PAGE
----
24. The petitioner insists that having ordered his reinstatement to his position based on various cases that are res judicata by decision of the Supreme Court and Constitutional Tribunal, the Peruvian State should also have ordered the payment of lost wages and other benefits from the date of his dismissal to the date his reinstatement was enforced, under the legal instrument that protected his labor contract, Law 24514 on Employment Stability. According to the petitioner, Law 26513, published on July 28, 1995, establishes that as long as there was a case in progress initiated under Law 24514 the case should continue until the conclusion of the proceeding, and that when a judge orders the reinstatement of a worker to his position at his place of employment, he should also order payment of all accrued rights or lost pay for the period not worked.
25. The petitioner concludes that the Peruvian State injured him by violating Articles 9, 8 and 25 of the American Convention, in that his illegal termination by the employer, the Central Reserve Bank of Peru, deprived him of lost wages from February 25, 1994 to February 24, 2002, which are protected under the Convention.
B. The State
26. The State asks that the petition be declared inadmissible in accordance with Articles 46(a) and 47(b) of the Convention, consistent with Articles 31(1) and 34(a) of the Commission’s Rules of Procedure, alleging that the petitioner has not exhausted the remedies available under domestic law and that the complaint does not contain facts characteristic of a violation of rights embodied in the Convention.
27. Regarding the alleged violation of the principle of the non-retroactive nature of laws, the State maintains that Legislative Decree No. 728 expressly established that workers subject to the regime of Law 24514 would continue to be governed by that law in certain areas only, but for all other matters the common regime of the aforementioned Legislative Decree would apply. It also maintains that the application of the Legislative Decree in the case of Mr. Risco Ferrer and the other persons included in the proceeding for collective termination for objective causes was carried out with strict adherence to its provisions.
28. In addition, the State emphasizes that the petitioner has not demonstrated that he filed court action based on the alleged retroactive application of Legislative Decree No. 728. In this regard, the State maintains that if the petitioner felt that he had been affected by the application of the aforementioned decree, he had available to him the appeal for constitutional protection to enforce his rights and did not make use of that remedy. In addition, it points out that he did not include any claim based on this concept in the court actions he filed. For this reason, the State believes that the petitioner has not exhausted the remedies under domestic law in accordance with Article 46 of the Convention, in order to ask the IACHR to conclude that Peruvian State had violated Article 9 of the Convention.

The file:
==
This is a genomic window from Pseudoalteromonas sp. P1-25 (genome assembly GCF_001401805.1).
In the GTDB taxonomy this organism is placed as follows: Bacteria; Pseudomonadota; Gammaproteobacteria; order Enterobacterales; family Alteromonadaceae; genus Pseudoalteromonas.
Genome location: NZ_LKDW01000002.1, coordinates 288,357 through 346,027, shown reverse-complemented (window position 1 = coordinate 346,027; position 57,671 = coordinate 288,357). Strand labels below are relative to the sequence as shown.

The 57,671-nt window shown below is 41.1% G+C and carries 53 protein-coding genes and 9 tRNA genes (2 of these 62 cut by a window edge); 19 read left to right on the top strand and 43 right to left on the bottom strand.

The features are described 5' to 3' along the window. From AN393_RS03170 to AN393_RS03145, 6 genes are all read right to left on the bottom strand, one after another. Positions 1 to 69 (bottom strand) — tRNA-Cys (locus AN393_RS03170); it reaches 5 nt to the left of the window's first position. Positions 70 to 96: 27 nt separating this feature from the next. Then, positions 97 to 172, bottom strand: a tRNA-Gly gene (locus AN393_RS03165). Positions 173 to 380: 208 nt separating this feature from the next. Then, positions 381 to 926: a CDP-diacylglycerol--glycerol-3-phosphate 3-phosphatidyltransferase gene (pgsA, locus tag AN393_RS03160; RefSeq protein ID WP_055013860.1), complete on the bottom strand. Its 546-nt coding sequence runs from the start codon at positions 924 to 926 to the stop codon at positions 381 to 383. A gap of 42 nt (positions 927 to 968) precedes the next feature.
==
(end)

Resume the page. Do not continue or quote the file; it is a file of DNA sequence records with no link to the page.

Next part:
29. Regarding the State’s alleged violation of Articles 8 and 25 for having failed on various occasions to have enforced court decisions that ordered reinstatement and payment of lost wages, the State asserts that it did not fail to carry out the aforementioned decisions, in that the BCR, making use of legal defense measures, had proceeded to appeal them and the recent decision of February 29, 2000, indicating March 17, 2000 as the date for reinstatement of the petitioner, had concluded the sentence execution phase. The State also alleges that if there were delays in the process they were not precisely due to the Bank but rather to the normal processing of the file.
30. According to the State, the petitioner effectively had the opportunity to submit his complaints at all levels of the judiciary, including the Constitutional Tribunal, as these are handled through regular procedures established by domestic law. In addition, he had the opportunity to challenge them at the proper time. The State adds that as indicated by the Commission and the Inter-American Court, the fact that he has not obtained a favorable ruling does not imply that his right to judicial protection has been violated.
31. Regarding the alleged failure to recognize lost wages, the State maintains that the judicial branch’s exclusion of those wages was a strict application of rules in effect at the time. The State indicates that under the decision of April 15, 1999, the Constitutional and Social Law Division indicated that payment of lost wages is applicable, in accordance with the law, only when the suit is challenging dismissal in an ordinary labor proceeding. The Division concluded that the proceeding had disputed a collective termination and not a dismissal, i.e., the administrative decision that authorized that termination, and thus there was no responsibility on the part of the employer generating economic obligations against it.
32. On this point, the State indicates that the Commission cannot act as a fourth instance of the Peruvian judicial system, intervening to review decisions adopted by competent domestic judicial authorities. Therefore, it reiterates its request that the petition be declared inadmissible, given that the facts reported therein do not constitute a violation of rights established in the Convention.